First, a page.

Back in the early 1970s, producer / director Dan Curtis was in the middle of a run of small screen horrors, carving himself a niche on American TV as a genre specialist. Supernatural soap Dark Shadows (1966 - 1971) had been a huge success and by the end of 1973 Curtis had adaptations of Robert Louis Stevenson (Dr Jekyll and Mr Hyde (1968)), Bram Stoker (Bram Stoker's Dracula (1973)), Mary Shelley (Frankenstein (1973)) and Oscar Wilde (The Picture of Dorian Gray (1973)) under his belt, along with a clutch of original titles (the Dark Shadows movies, House of Dark Shadows (1970) and Night of Dark Shadows (1971), Shadow of Fear (1973) and The Invasion of Carol Enders (1973)).
But what Curtis really seemed to want to do was make a TV show which pitted a journalist against the supernatural. He wanted it so much, in fact, that he tried it four times in five years. As early as 1969, he scripted the forgotten TV pilot Dead of Night: A Darkness at Blaisedon, which pitted a pair of investigators (played by Kerwin Matthews and Cal Bellini) against the supernatural - establishing a format that would be echoed almost a quarter of a century later in The X Files (1993 - 2002). The pilot failed to go to series and has now vanished into the mists of time.
More successful were The Night Stalker (1972) and The Night Strangler (1973) which Curtis produced for ABC, and which introduced the TV world to investigate reporter Carl Kolchak who would eventually get his own short-lived but hugely influential series Kolchak: The Night Stalker in 1974. But, hedging his bets, Curtis prepared a third pilot film for rivals NBC which utilised the same journalist-vs-the-supernatural format - The Norliss Tapes.
Over the years, The Norliss Tapes has lapsed into semi-obscurity, overshadowed by Kolchak's cult following and increased media attention (Chris Carter, creator of The X Files never cited Norliss as an influence though was happy to own up to being inspired by Kolchak). Which is a crying shame as, in many ways, The Norliss Tapes is better than either of the two Kolchak movies. In fact it remains one of the best made-for-TV movies of the 1970s of any genre.
The format is simple - David Norliss has disappeared while preparing a book on the supernatural and his worried publisher discovers a series of cassette tapes detailing, in this first instance, his encounter with a blue-faced zombie/vampire brought back to life by voodoo and now possessed by a demon. The story is told in flashback and ends with the publisher starting on another tape, listening to a story that has sadly remained untold.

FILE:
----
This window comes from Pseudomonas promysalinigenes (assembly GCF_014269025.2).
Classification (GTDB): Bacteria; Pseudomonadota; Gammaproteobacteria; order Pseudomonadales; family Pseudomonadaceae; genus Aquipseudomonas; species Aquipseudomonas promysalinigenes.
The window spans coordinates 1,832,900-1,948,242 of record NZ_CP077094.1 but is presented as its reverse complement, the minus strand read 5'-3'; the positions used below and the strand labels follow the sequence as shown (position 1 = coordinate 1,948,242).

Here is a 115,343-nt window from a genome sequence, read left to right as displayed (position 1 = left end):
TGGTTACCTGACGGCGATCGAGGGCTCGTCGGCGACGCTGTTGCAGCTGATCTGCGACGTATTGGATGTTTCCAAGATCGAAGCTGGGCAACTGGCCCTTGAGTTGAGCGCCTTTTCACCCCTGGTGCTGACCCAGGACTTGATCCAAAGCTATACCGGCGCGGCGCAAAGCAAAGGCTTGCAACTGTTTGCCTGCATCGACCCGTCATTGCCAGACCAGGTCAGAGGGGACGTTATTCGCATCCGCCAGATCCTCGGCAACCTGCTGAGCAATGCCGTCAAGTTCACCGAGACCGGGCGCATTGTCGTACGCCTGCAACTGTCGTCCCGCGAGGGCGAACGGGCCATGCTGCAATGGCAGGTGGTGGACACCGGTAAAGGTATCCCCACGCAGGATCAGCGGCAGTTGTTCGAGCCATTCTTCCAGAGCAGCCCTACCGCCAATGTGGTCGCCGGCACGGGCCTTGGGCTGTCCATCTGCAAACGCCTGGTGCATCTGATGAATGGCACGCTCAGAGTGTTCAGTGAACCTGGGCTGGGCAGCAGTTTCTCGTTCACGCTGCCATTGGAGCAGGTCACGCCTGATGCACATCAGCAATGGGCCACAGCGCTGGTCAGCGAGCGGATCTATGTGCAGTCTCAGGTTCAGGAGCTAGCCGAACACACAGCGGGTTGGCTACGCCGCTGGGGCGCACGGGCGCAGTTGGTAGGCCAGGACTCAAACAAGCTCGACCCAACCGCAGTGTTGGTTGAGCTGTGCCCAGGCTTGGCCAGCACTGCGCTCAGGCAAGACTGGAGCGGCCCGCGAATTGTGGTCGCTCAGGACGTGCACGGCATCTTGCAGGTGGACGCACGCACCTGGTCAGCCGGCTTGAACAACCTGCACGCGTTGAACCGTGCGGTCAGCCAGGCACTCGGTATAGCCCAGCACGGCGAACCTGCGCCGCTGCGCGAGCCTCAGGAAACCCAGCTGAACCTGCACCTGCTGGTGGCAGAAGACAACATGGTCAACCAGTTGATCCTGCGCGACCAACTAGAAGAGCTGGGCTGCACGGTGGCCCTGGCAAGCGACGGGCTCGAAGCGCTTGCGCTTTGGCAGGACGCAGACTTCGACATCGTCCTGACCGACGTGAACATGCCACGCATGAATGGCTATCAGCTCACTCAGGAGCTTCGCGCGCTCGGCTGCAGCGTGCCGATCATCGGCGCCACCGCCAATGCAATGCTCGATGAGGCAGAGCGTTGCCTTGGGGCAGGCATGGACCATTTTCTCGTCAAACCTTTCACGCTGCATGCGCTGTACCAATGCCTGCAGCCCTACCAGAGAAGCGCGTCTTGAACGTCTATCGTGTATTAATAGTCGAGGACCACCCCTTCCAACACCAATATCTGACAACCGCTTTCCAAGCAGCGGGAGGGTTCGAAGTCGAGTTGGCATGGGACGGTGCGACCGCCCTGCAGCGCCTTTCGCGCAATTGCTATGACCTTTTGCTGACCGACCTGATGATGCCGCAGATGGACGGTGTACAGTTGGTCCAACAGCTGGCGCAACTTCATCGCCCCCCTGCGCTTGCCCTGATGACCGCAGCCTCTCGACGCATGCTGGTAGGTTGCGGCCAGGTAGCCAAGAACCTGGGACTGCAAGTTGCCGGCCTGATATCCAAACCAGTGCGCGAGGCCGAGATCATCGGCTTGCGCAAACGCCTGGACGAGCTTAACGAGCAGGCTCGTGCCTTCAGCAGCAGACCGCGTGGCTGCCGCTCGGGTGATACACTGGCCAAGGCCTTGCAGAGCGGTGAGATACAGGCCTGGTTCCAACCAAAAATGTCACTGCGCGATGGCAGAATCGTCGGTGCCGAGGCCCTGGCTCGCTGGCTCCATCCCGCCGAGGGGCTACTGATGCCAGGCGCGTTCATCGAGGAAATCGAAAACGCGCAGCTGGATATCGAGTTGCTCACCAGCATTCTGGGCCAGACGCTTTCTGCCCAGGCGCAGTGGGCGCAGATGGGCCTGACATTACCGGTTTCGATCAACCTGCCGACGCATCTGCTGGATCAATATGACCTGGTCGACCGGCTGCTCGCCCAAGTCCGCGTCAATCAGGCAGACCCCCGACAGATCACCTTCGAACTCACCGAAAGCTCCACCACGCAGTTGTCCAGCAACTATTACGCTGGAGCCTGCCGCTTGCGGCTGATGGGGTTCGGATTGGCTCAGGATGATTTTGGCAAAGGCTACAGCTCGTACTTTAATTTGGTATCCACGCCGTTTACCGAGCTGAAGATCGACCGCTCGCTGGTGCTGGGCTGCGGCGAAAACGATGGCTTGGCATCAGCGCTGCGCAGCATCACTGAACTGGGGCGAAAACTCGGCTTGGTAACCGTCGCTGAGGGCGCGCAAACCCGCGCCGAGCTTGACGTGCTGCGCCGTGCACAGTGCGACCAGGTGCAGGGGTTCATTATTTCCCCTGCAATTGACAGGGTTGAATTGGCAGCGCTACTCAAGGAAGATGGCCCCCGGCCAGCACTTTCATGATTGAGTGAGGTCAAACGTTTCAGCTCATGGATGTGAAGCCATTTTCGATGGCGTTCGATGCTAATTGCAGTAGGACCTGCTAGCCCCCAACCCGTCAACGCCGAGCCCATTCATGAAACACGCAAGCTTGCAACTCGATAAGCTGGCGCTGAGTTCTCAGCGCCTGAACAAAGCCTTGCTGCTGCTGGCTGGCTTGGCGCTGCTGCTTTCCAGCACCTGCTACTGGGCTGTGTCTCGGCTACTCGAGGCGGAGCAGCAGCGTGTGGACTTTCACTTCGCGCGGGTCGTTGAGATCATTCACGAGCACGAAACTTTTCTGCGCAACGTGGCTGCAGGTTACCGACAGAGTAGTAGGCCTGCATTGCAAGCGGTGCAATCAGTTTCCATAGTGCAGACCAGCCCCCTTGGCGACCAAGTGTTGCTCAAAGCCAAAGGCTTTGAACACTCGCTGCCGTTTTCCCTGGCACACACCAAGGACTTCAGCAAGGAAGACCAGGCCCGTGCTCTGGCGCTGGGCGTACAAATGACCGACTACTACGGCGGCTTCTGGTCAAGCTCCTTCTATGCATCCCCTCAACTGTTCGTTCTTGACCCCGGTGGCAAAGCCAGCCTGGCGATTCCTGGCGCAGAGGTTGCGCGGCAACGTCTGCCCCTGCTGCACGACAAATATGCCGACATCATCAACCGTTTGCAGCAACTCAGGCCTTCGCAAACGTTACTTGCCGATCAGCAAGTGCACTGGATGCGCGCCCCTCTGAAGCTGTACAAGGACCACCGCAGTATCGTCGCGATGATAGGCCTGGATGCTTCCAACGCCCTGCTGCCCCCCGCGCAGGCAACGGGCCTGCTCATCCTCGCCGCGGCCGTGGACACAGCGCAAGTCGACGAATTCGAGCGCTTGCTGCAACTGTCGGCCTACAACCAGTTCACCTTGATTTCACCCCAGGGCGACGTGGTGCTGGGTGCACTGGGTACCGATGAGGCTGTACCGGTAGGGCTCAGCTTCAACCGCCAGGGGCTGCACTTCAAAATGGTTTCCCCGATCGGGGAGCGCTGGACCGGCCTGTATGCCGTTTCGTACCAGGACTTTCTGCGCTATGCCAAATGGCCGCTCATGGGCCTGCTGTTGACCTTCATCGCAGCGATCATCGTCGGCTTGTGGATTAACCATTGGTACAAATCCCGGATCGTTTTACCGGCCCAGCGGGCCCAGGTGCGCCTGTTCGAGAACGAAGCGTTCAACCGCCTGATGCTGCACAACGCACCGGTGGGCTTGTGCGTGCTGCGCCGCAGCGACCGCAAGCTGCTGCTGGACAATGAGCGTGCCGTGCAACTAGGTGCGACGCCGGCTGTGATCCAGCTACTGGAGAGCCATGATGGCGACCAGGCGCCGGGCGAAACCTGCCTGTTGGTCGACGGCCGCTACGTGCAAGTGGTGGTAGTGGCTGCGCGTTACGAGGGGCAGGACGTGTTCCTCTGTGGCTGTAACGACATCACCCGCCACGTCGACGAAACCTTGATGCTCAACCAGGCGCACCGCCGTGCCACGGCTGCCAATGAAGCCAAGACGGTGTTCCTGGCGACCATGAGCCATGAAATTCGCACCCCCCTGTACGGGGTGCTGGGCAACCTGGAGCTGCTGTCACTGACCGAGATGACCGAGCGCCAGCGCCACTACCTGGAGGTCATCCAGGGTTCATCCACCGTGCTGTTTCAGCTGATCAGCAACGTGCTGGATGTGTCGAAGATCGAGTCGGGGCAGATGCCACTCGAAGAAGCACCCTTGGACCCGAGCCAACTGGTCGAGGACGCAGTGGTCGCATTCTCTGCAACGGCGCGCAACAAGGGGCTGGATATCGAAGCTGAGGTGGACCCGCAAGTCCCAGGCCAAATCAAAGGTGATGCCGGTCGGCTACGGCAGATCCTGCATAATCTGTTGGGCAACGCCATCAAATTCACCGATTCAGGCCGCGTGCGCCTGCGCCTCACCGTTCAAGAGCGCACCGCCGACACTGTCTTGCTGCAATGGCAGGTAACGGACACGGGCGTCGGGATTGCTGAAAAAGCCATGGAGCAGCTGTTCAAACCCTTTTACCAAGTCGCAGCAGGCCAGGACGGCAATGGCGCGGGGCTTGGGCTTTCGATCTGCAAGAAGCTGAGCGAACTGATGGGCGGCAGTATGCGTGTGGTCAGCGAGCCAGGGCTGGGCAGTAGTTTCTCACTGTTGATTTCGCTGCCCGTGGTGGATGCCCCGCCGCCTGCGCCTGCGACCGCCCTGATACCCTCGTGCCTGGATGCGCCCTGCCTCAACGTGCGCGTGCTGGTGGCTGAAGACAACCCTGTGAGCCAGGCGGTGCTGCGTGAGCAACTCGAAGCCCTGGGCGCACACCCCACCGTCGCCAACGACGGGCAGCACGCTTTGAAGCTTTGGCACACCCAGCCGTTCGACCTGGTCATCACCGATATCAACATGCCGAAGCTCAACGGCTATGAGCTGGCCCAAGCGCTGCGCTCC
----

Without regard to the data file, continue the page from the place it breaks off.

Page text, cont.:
It has some of the flaws of 70s TV movies - some of the acting is less than convincing and the meagre budget occasionally peers through the glossy veneer that Curtis gives it - but its strengths are considerable. Curtis, always referred to as producer, was also an excellent director and he gives Norliss a creepy, uneasy atmosphere that still works today. Filmed in a damp, rainy Northern California, the film looks very different to most of its bathed-in-sunlight contemporaries and Curtis makes excellent use of both the inclement weather and the unusual locations.
The script is an unusual mix of the supernatural, hard-boiled detective fiction and the more familiar police procedural, with the cops replaced by a journalist and the killer under investigation being dead and blue-faced. It was the first script by William Nolan who, as William F. Nolan, co-wrote (with George Clayton Johnson) the highly-recommended 1967 novel on which Logan's Run (1976) was based (the book is way better than the film…)
The success of any venture of this kind rests on the strength of its leading actor and in this instance, Curtis made the inspired decision to cast Roy Thinnes as laconic reporter David Norliss. Thinnes was already a genre regular, with memorable appearances in Gerry Anderson's Doppelgänger/Journey to the Far Side of the Sun (1969) and another under-rated TV movie, Black Noon (1971) and of course he spent most of 1967 and 1968 fleeing from aliens as David Vincent in Larry Cohen's The Invaders. Here, Thinnes is perfect as the world-weary hack suddenly confronted with the seemingly impossible and finding his life changed forever by the experience.
He's ably supported by Angie Dickinson, giving a great turn as the mystified widow haunted by a husband who just won't stay dead, and a whole host of actors familiar from 60s and 70s TV whose faces you recognise instantly but whose names you rarely knew - Claude Akins, Michele Carey, Bryan O'Byrne, Ed Gilbert. There's also space for Hurd Hatfield (Dorian Gray in 1945's The Picture of Dorian Gray) and Vonetta McGee (from Blacula (1972)).
The other key element in any undertaking of this kind of course is the quality of the monster. And although The Norliss Tapes' budget didn't stretch to much more than a bit of blue face make-up and a dodgy teeth appliance, the demon/vampire/zombie is a highly effective presence. His sudden, jolting appearances come as a genuine shock and the ferocity of his attacks is unnerving.
The Norliss Tapes boasts a satisfyingly complicated mystery, an intriguing format, cut-above-the-usual performances and an unusual, dreary but highly effective ambience and the fact that languished for so long in relative obscurity (it hasn't been seen on UK television for donkey's years but still shows up late at night in US re-runs) is sad. Thankfully, after years in the wilderness, The Norliss Tapes was given a new lease of life on DVD thanks to a 2006 release from Anchor Bay.
Fans of 70s TV horror will need no recommendation to pick up this release - anyone who still clings to the view that all 70s made-for-TV movies are flat, unatmospheric junk (and there is a certain amount of evidence to support that hypothesis) might do well to give The Norliss Tapes a try - you might be pleasantly surprised.